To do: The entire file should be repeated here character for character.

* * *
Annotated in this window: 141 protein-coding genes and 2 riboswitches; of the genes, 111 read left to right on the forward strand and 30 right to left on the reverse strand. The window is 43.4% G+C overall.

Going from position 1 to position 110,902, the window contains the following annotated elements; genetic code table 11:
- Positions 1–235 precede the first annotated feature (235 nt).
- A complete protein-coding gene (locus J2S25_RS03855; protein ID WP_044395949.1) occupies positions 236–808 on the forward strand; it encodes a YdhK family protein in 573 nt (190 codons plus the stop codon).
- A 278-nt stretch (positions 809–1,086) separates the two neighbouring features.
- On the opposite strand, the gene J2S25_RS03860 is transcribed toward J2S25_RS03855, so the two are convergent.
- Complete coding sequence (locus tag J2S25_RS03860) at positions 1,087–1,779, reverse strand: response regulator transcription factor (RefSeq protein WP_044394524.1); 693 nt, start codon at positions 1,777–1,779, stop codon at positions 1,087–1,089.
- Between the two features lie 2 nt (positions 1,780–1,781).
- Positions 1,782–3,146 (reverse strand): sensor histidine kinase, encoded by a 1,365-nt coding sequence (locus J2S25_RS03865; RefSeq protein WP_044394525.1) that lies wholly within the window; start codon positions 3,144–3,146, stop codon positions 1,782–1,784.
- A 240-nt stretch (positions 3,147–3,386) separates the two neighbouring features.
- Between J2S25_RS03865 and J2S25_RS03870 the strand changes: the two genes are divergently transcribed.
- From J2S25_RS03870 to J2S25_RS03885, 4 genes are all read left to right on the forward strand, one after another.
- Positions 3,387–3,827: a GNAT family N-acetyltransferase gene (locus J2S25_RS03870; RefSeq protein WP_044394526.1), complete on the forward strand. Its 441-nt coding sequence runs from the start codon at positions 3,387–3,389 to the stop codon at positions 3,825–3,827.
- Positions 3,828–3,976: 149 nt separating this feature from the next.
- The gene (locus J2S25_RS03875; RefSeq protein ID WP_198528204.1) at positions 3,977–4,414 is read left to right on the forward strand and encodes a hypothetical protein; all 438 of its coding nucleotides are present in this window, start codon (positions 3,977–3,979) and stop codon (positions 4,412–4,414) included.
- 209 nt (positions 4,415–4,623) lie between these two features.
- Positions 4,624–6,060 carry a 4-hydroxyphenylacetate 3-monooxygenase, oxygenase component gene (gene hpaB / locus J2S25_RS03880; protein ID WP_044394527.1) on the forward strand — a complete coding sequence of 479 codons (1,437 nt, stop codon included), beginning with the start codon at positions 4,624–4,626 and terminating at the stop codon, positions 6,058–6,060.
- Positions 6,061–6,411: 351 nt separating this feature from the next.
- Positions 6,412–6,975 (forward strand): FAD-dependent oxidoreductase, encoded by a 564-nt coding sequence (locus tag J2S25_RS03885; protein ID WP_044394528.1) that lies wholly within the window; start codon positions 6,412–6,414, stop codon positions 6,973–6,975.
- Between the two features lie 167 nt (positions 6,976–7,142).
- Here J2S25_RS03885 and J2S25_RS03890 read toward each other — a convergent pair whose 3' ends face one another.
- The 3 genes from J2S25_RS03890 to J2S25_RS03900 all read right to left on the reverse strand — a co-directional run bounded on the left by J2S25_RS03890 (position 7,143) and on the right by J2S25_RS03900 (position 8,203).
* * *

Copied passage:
Annotated in this window: 141 protein-coding genes and 2 riboswitches; of the genes, 111 read left to right on the forward strand and 30 right to left on the reverse strand. The window is 43.4% G+C overall.

Going from position 1 to position 110,902, the window contains the following annotated elements; genetic code table 11:
- Positions 1–235 precede the first annotated feature (235 nt).
- A complete protein-coding gene (locus J2S25_RS03855; protein ID WP_044395949.1) occupies positions 236–808 on the forward strand; it encodes a YdhK family protein in 573 nt (190 codons plus the stop codon).
- A 278-nt stretch (positions 809–1,086) separates the two neighbouring features.
- On the opposite strand, the gene J2S25_RS03860 is transcribed toward J2S25_RS03855, so the two are convergent.
- Complete coding sequence (locus tag J2S25_RS03860) at positions 1,087–1,779, reverse strand: response regulator transcription factor (RefSeq protein WP_044394524.1); 693 nt, start codon at positions 1,777–1,779, stop codon at positions 1,087–1,089.
- Between the two features lie 2 nt (positions 1,780–1,781).
- Positions 1,782–3,146 (reverse strand): sensor histidine kinase, encoded by a 1,365-nt coding sequence (locus J2S25_RS03865; RefSeq protein WP_044394525.1) that lies wholly within the window; start codon positions 3,144–3,146, stop codon positions 1,782–1,784.
- A 240-nt stretch (positions 3,147–3,386) separates the two neighbouring features.
- Between J2S25_RS03865 and J2S25_RS03870 the strand changes: the two genes are divergently transcribed.
- From J2S25_RS03870 to J2S25_RS03885, 4 genes are all read left to right on the forward strand, one after another.
- Positions 3,387–3,827: a GNAT family N-acetyltransferase gene (locus J2S25_RS03870; RefSeq protein WP_044394526.1), complete on the forward strand. Its 441-nt coding sequence runs from the start codon at positions 3,387–3,389 to the stop codon at positions 3,825–3,827.
- Positions 3,828–3,976: 149 nt separating this feature from the next.
- The gene (locus J2S25_RS03875; RefSeq protein ID WP_198528204.1) at positions 3,977–4,414 is read left to right on the forward strand and encodes a hypothetical protein; all 438 of its coding nucleotides are present in this window, start codon (positions 3,977–3,979) and stop codon (positions 4,412–4,414) included.
- 209 nt (positions 4,415–4,623) lie between these two features.
- Positions 4,624–6,060 carry a 4-hydroxyphenylacetate 3-monooxygenase, oxygenase component gene (gene hpaB / locus J2S25_RS03880; protein ID WP_044394527.1) on the forward strand — a complete coding sequence of 479 codons (1,437 nt, stop codon included), beginning with the start codon at positions 4,624–4,626 and terminating at the stop codon, positions 6,058–6,060.
- Positions 6,061–6,411: 351 nt separating this feature from the next.
- Positions 6,412–6,975 (forward strand): FAD-dependent oxidoreductase, encoded by a 564-nt coding sequence (locus tag J2S25_RS03885; protein ID WP_044394528.1) that lies wholly within the window; start codon positions 6,412–6,414, stop codon positions 6,973–6,975.
- Between the two features lie 167 nt (positions 6,976–7,142).
- Here J2S25_RS03885 and J2S25_RS03890 read toward each other — a convergent pair whose 3' ends face one another.
- The 3 genes from J2S25_RS03890 to J2S25_RS03900 all read right to left on the reverse strand — a co-directional run bounded on the left by J2S25_RS03890 (position 7,143) and on the right by J2S25_RS03900 (position 8,203).